It is truly fitting that this room will be named for Jim Brady, for working here records tenacity and perseverance, and above all, a sense of humor. Joe and I also thought about enacting another one of Jim's ideas that he and President Reagan advocated, hinging the floor to give deserving reporters immediate, involuntary access to the swimming pool below.
But as much as I admire Jim Brady, I decided that I shouldn't do that.
Even though I'm not running for anything, I still need a little bit of press pander from time to time.
Today we give name to a room, but Jim and Sarah Brady have already given far more to their national crusade.
I want to finish my remarks by quoting a higher authority: Helen Thomas.
A few years ago, Helen said these words to Jim Brady's biographer: He's like a great tree standing by the river. He's a role model and that's what life is all about. He realizes life is to be lived, that we should give our all, that we're lucky to be alive.
Jim and Sarah, may we all continue to draw inspiration from your strength and spirit here in the James Brady Briefing Room and all around the nation.
Now, I want to unveil this plaque and read it to you.
It says: "This room is named in honor of James S. Brady, White House press secretary from January 23rd 1981 until January 20, 1989. Mr. Brady served his nation with honor and distinction, strengthening the bond between government and press. May his courage and dedication continue to inspire all who work in this room and beyond."
Congratulations, Mr. Brady.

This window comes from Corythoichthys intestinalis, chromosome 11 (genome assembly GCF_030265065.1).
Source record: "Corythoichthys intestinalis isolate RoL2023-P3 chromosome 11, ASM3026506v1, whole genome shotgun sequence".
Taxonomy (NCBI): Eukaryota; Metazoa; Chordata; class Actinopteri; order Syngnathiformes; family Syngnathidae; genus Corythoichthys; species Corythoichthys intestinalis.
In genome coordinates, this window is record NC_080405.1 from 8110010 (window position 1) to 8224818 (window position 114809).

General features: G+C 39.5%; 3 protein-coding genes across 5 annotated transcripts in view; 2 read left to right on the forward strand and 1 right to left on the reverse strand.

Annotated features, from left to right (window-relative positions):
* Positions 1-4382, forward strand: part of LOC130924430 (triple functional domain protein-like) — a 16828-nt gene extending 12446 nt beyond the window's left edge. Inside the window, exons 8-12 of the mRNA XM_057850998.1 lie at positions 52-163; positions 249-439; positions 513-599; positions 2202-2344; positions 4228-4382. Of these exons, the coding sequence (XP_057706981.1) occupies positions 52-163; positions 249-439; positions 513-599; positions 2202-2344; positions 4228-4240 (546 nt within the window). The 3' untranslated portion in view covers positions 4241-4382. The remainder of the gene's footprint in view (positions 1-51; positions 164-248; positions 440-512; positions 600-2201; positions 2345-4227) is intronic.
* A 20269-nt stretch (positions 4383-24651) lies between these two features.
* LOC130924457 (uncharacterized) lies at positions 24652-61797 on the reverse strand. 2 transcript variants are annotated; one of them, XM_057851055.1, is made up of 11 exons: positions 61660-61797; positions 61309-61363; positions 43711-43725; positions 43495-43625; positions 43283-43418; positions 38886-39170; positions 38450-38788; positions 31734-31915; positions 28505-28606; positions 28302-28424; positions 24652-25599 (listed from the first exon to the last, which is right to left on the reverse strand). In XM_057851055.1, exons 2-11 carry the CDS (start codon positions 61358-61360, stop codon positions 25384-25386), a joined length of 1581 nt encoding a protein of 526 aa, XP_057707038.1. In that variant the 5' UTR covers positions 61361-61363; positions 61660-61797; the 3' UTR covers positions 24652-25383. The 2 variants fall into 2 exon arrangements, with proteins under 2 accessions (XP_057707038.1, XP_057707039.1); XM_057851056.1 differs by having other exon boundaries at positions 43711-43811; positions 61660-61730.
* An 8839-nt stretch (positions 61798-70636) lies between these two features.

HEMMER: James and Sarah Brady accepting the congratulations of the president. Very fond words from President Clinton, there, calling James Brady an outstanding human being with uncommon perseverance, a man who could have lived life in private regret but rather chose a public embrace. The briefing room now named after James Brady, wounded back in 1989.
JAMES BRADY, REAGAN WHITE HOUSE PRESS SECRETARY: Joe, we press secretaries don't hear that very happen.
I wanted to thank you, Mr. President, for this great honor. It's good to be back. When I cut the ribbon for this new room 18 years ago, it was my first visit since the shooting, and I said, "I miss you." Well, actually, I also said, "I miss some of you."
Today I still miss some of you.
Helen, I do miss your tapping on my window every morning. I'm sure you still have no shame.
This is a real honor. I especially want to share it with my fellow press secretaries, for only those who have served in this position know that -- what a tough job it is to serve two masters: the president of the free world and you, the White House press corps. It makes being between a rock and a hard place seem like Heaven.
I know this room is built over the old swimming pool. Joe, you must know I always planned to put a trap door so that when President Clinton...
... or Sam got out of line, I only had to push a button and, splash. That might be an improvement you can implement this year.
Seriously, I am deeply touched by this honor. Although I actually came before -- came before you lions for a little over two months, they were the best two months of my career.
Mr. President, you have been -- you have been wonderful to my family and to me in so many ways. In fact, you even gave me this tie I'm wearing today.
President Clinton, you and your administration have helped make this country safer through your support for the Brady law, and the 1994 crime bill, and your persistence in pursuing common-sense laws and strategies to reduce gun violence.
I had hoped to see my friend and old neighbor, Vice President Al Gore, who has always been there for us as well. He has been out front with you on this important fight.
It was a great moment last May when Vice President Gore cast the tie-breaking vote in the Senate to close the gun show loophole. Both Sarah and I are deeply grateful for the leadership you, Mr. President, and Vice President Gore have provided. This new honor... HEMMER: As James Brady continues, you can see, obviously, the charming sense of humor the man still has there. James Brady, the pressing -- briefing room there at the White House named in his honor today. Also there, former press secretaries Mike McCurry, Larry Speaks, Pierre Salinger. Live event from the White House in honor of James Brady.